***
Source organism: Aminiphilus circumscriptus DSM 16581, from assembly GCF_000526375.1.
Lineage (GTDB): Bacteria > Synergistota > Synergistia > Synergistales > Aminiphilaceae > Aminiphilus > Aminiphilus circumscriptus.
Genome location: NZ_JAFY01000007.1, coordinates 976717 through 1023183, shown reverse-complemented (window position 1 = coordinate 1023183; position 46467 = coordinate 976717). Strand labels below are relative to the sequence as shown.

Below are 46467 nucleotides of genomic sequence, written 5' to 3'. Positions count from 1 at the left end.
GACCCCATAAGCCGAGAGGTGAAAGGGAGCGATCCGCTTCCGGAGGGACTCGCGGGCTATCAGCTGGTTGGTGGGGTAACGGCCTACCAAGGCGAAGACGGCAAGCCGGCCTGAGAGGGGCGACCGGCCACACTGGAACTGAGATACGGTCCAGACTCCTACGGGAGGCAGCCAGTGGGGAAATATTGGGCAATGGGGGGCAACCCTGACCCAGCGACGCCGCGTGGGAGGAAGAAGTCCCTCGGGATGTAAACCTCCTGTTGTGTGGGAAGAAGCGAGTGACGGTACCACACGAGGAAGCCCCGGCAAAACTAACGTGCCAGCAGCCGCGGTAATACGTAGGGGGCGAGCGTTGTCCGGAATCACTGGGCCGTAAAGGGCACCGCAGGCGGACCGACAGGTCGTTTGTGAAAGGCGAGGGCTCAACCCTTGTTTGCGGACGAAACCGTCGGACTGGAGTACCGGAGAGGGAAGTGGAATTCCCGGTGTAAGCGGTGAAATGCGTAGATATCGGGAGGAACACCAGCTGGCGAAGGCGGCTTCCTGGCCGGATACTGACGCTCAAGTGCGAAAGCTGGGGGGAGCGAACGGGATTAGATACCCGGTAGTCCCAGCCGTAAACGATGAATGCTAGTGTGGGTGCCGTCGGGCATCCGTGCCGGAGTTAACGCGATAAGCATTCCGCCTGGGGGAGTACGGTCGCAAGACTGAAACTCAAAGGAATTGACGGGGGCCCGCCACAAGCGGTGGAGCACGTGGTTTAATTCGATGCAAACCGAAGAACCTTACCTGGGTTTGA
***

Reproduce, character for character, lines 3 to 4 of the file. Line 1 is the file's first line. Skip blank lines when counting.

Genome location: NZ_JAFY01000007.1, coordinates 976717 through 1023183, shown reverse-complemented (window position 1 = coordinate 1023183; position 46467 = coordinate 976717). Strand labels below are relative to the sequence as shown.

Below are 46467 nucleotides of genomic sequence, written 5' to 3'. Positions count from 1 at the left end.